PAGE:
Our results suggest that the criteria for inclusion into one classificatory term or another rely more on an extensive understanding of their relevant ecological, or behavioral, characteristics and their dietary benefits than on morphological appearances. Indeed, the wealth of words employed to describe tidal events, as evidenced in Kangiqsualujjuaq, suggest that such events are particularly important at differentiating space within the land-water interface (Heyes 2007). In classifying an organism into a higher category, one reveals much of the hunting and harvesting strategy, as well as the location where one organism can be found. In the case of tininnimiutait, the organism can be harvested near the shore, and with even more success at lower tides, without necessarily having to employ highly specialized equipment or skills. These differ from irqamiutait, which are harder to access, as they lie further down into deeper water and require more specialized equipment to harvest. Timmiat imply animals that have the capacity to fly, whereas imarmiutait uumajuit imply highly prized large game species that are considerably adept and mobile in the water (Table 2).
Seashore organisms (tininnimiutait) provide the largest number of organisms with a high consensus in both Ivujivik and Kangiqsujuaq. They are frequently associated with high abundance, wide distribution, ease of access, as well as bi-monthly availability for the whole year, qualities that make these organisms particularly useful famine foods. This may explain why knowledge of infrequently or rarely consumed tininnimiutait pervades through time, such as Sem. balanoides, for which most Elders could recall preparations without having tasted it. Even throughout winter, when country foods are relatively scarce, tininnimiutait represents the only group of organisms that can reliably be accessed throughout the year. Because such access relies on the accurate prediction of lunar cycles, harvesting activities are easily planned out by individuals, small groups like families and large groups like the community. Harvesting time can be accommodated in the context of busy schedules due to proximity and the small window of time allowed by the tides. Not surprisingly, in communities where tides are strong, subsistence harvesting of tininnimiutait has the potential to act as an increasingly important contributor of nutrients to the local food system and may play an important role in food security and sovereignty (M. J. Gauthier, personal communication, October 2014).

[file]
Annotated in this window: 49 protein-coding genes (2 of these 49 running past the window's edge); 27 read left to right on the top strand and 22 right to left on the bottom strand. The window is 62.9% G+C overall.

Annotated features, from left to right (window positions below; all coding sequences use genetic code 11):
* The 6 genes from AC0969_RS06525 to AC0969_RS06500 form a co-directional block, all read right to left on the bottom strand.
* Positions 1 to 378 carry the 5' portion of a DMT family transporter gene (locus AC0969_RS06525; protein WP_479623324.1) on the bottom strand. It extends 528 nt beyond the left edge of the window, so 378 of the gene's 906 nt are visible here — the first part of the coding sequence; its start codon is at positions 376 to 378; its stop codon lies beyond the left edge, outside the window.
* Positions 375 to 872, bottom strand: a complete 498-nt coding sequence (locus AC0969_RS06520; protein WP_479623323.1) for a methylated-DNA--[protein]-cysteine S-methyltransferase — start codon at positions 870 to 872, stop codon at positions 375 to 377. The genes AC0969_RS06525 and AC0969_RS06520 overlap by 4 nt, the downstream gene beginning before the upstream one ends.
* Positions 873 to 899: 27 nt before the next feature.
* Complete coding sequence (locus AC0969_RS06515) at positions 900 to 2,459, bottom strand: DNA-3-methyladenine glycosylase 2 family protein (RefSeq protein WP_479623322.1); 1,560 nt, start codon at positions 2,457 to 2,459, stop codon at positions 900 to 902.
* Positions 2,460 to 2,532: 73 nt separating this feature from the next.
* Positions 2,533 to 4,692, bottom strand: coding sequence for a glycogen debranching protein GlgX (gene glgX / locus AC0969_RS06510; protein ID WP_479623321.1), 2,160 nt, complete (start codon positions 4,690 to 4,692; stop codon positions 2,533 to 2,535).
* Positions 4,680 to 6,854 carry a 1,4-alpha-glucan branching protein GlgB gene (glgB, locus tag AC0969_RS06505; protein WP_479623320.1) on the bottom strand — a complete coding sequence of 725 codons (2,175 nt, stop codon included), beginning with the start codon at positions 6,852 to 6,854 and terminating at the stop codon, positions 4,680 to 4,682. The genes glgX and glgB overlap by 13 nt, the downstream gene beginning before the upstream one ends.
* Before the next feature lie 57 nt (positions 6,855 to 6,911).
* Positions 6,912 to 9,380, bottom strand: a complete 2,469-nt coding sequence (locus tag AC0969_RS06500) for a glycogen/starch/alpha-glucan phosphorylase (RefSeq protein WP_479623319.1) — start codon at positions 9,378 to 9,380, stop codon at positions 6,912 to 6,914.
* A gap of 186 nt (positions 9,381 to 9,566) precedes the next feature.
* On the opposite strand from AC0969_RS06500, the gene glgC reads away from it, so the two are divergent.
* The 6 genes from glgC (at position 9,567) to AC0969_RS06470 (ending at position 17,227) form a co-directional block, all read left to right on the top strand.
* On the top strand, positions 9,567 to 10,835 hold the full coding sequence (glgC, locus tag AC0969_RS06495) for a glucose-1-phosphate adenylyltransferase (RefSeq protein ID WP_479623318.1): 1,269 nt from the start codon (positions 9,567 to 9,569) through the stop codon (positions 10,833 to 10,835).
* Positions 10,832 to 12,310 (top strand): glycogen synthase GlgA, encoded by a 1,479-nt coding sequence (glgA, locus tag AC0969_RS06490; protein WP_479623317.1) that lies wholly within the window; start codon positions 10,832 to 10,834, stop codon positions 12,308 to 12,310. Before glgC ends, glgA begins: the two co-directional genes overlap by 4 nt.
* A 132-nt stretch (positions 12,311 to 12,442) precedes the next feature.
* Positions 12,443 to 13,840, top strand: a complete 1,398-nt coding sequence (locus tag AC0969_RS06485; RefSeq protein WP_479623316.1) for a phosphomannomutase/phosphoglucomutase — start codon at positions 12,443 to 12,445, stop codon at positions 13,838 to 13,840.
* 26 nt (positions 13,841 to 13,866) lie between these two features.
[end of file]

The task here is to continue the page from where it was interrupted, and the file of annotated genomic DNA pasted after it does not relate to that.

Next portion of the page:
Food Sovereignty—Adapting to Change
Most marine species cited in this study, including fish, shellfish, and algae, also contribute to the food systems of many other Inuit communities across the Arctic (Egeland et al. 2009; Wein et al. 1996). In Sanikiluaq (Belcher Island, Nunavut), fish and shellfish, including Myt. edulis, sea urchins (Strongylocentrotus sp.), and sea cucumbers (Cucumaria frondosa), were most frequently consumed (Wein et al. 1996). In Pangnirtung (Baffin Island, Nunavut), Egeland et al. (2009) cite the most extensive list to date of seafood contributing to Inuit diet, which includes three shrimp species (Aeginella longicornis, Bentheogennema borealis, and Caprella laeviuscula), snow crab (Chionoecetes opilio), two clam species (Ensis directus and Mya arenaria), Myt. edulis, scallop (Placopecten magellanicus), sea urchin, and no less than seven sculpin species.
Although seaweeds are cited in these studies, authors only identify them to genus level (Egeland et al. 2009; Kuhnlein and Soueida 1992; Kuhnlein et al. 1991; Wein et al. 1996). Such is also the case of shellfish in some studies (Kuhnlein and Soueida 1992; Kuhnlein et al. 1991). In contrast to large mammals and fish, these organisms seem to be frequently overlooked in dietary and nutritional studies of Inuit country foods, where they are often absent from analyses or simply generically identified. That may perhaps be due to differences in hydrogeological characteristics and access to the sea of the communities included in these studies. Future studies should, therefore, recognize how the unique ecological characteristics of each community or region affect local food systems and include overlooked food sources that may be uncommon or absent from one community's food system but important for another one.